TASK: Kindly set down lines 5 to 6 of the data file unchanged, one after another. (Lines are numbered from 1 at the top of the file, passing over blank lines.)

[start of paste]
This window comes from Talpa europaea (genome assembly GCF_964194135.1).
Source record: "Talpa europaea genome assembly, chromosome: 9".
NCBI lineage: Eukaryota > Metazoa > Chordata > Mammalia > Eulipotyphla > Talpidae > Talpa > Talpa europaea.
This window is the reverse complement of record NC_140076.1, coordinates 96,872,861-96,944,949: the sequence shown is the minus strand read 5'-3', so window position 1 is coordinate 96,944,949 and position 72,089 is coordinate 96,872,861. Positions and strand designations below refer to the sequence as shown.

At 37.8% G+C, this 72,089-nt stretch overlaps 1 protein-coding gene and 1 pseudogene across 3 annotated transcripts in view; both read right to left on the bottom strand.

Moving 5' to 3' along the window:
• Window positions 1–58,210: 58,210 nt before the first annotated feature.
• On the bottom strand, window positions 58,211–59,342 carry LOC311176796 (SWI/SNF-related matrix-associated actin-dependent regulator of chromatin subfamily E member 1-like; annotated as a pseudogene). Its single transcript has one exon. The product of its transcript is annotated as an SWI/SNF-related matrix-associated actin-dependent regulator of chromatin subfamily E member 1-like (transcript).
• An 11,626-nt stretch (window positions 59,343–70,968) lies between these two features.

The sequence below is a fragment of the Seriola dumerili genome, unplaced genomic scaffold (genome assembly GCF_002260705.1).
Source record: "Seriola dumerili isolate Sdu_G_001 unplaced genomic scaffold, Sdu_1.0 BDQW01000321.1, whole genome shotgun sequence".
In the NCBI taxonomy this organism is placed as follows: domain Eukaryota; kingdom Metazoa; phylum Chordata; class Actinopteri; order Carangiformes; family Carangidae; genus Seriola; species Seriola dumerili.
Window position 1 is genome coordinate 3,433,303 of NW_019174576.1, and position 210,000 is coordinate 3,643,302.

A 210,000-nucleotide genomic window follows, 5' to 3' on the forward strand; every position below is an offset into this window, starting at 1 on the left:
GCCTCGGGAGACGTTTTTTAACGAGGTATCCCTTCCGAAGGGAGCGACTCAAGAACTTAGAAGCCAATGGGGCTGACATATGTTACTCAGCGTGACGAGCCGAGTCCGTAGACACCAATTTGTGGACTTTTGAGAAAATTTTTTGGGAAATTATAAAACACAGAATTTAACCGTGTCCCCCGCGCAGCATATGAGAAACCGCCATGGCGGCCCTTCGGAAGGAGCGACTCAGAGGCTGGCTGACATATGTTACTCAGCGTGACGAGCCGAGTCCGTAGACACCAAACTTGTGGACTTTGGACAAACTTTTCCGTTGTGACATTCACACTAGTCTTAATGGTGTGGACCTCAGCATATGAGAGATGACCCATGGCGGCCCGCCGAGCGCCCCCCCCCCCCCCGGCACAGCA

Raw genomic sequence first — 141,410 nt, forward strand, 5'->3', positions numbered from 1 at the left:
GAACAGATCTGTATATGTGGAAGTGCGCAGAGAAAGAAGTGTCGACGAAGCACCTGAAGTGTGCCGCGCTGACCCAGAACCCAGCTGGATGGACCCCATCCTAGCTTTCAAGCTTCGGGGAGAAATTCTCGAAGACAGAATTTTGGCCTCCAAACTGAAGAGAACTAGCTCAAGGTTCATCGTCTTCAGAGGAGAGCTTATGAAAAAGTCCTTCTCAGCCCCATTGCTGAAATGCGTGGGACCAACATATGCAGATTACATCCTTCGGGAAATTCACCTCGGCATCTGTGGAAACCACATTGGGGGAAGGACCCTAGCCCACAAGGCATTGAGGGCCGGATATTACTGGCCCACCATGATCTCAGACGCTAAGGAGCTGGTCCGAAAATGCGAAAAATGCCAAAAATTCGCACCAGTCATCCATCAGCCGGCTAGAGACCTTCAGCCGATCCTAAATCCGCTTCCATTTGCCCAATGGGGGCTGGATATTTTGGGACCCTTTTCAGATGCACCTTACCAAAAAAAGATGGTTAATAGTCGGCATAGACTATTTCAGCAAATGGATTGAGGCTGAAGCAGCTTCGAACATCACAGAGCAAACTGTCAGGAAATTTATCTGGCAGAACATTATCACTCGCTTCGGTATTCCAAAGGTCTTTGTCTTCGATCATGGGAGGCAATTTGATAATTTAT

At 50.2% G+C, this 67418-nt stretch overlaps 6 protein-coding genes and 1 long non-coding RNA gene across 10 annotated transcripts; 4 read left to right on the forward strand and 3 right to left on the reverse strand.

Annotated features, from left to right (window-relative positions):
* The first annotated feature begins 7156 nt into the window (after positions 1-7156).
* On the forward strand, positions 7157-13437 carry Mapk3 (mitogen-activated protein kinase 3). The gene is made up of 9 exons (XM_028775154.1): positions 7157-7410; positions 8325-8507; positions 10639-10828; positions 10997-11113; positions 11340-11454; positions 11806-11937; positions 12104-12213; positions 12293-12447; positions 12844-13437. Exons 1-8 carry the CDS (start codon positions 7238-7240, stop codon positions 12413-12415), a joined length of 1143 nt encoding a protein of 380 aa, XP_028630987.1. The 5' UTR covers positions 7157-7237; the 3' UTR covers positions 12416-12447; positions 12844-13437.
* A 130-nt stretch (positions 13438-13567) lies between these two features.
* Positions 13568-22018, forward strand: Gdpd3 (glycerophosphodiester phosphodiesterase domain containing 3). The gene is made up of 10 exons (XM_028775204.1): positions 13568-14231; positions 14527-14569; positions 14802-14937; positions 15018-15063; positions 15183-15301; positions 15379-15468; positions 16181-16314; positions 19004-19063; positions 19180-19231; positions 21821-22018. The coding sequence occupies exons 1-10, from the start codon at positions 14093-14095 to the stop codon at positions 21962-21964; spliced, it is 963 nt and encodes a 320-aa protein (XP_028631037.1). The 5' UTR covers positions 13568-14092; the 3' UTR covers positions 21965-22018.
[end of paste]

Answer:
At 37.8% G+C, this 72,089-nt stretch overlaps 1 protein-coding gene and 1 pseudogene across 3 annotated transcripts in view; both read right to left on the bottom strand.

Moving 5' to 3' along the window: